French President Francois Hollande said Tuesday that his country at this stage "says no" to a free trade deal between the United States and the European Union that is being negotiated behind closed doors.
"We will never accept the questioning of our essential principles. That is why, at this stage, France says no," Hollande said during a public address in Paris, according to the Elysee.
France does not believe in trade without rules, Hollande added.
The French leader had previously voiced concerns over the Transatlantic Trade and Investment Partnership (TTIP), but his comments were the first made publicly after environmental group Greenpeace leaked documents on Monday showing the current state of the trade deal negotiations, which have been largely kept secret.
The 248 pages of documents show that Washington threatened to block efforts to facilitate exports of European cars if Europe does not agree to allow the sale of more US agricultural products.
European officials swiftly denied that consumer protections would be watered down, and the US trade representative called the leaks "misleading."
Greenpeace's EU director said the French government was right to voice criticism. "Hollande's concern is unsurprising, given that the [European] Commission is clearly not following the mandate it was given by EU countries to protect European environmental and health standards," Jorgo Riss said.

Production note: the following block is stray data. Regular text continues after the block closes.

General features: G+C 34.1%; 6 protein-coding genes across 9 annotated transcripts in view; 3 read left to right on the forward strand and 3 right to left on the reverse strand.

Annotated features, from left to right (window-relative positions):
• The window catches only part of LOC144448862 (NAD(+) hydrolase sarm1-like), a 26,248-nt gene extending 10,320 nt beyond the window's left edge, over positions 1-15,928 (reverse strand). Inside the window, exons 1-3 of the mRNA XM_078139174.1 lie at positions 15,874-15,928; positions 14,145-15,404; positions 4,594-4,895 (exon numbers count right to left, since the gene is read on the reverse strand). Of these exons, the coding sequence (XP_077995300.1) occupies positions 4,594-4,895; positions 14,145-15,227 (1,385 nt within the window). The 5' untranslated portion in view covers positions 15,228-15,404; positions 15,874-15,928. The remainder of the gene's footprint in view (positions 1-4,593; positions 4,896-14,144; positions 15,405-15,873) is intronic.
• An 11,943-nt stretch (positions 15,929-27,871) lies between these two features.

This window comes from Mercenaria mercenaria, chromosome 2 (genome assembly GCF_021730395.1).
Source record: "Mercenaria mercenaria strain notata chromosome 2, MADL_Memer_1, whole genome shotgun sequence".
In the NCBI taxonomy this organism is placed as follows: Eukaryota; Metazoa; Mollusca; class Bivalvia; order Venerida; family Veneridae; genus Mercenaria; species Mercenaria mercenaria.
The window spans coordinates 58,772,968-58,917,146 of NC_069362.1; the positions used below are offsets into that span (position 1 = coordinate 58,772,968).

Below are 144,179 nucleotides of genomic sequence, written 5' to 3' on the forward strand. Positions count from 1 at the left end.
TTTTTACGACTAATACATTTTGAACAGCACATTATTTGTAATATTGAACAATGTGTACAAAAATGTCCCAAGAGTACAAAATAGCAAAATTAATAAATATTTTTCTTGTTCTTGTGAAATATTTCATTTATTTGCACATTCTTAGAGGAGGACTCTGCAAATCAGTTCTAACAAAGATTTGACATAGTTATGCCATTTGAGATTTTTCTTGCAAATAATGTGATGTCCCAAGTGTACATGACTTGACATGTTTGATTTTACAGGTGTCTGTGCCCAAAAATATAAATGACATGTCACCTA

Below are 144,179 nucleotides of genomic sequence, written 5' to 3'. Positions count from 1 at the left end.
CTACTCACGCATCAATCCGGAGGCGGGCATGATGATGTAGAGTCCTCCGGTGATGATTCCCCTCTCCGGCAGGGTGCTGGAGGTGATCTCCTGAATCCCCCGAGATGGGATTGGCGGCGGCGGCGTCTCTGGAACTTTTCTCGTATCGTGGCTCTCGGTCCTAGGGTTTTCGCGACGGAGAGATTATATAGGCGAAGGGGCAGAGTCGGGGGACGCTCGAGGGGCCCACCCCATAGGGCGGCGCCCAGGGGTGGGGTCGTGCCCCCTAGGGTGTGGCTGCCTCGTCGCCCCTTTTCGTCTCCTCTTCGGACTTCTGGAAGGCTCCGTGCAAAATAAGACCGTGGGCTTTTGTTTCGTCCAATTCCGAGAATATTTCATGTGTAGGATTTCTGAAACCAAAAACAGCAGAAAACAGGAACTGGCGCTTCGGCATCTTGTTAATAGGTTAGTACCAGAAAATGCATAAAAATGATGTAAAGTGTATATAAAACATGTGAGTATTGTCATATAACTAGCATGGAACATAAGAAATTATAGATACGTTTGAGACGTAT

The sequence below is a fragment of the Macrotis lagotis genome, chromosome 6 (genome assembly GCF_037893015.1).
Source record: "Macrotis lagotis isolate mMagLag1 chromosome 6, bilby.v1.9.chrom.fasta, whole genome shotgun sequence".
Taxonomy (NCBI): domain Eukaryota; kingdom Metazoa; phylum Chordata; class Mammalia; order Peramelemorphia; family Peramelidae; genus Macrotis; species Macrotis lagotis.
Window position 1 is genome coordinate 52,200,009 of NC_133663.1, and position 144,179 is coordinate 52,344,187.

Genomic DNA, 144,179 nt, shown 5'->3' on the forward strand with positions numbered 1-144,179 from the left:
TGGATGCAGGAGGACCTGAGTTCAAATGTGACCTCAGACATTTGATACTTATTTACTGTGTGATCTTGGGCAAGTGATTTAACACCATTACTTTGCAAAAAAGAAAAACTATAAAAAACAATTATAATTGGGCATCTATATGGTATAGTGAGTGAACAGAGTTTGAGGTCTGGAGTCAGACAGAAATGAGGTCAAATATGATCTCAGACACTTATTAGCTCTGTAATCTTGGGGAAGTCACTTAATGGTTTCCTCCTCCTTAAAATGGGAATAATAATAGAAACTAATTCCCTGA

"Even those who were broadly in favour of an agreement are having second thoughts now that the evidence is out in the open," Riss added.
Earlier Tuesday, France's minister of state for trade blasted the trade deal, saying a halt to the talks was "the most likely option."
Matthias Fekl, in an interview on Europe 1 radio, said that in its current state, France would not sign the trade deal, underlining concerns over environmental provisions and consumer protections that have plagued the talks since they began.
"It makes no sense to have held the COP21 in Paris in December - this superb agreement for the environment - and then, just a few months later sign an accord that will unravel it," Fekl said Tuesday. Nearly 200 nations agreed at the UN COP21 conference on the steps for mitigating climate change.
"Commerce is not an end in itself," Fekl added. "Commerce is a tool that should be used in the service of other ends, namely the preservation of the environment."
Fekl also decried the unwillingness of the United States to negotiate on key points, saying that the Greenpeace leak confirmed his long-held suspicions about the talks. He added that the negotiations are currently "totally blocked."
If finalized, TTIP would create the world's largest free trade area with 800 million people.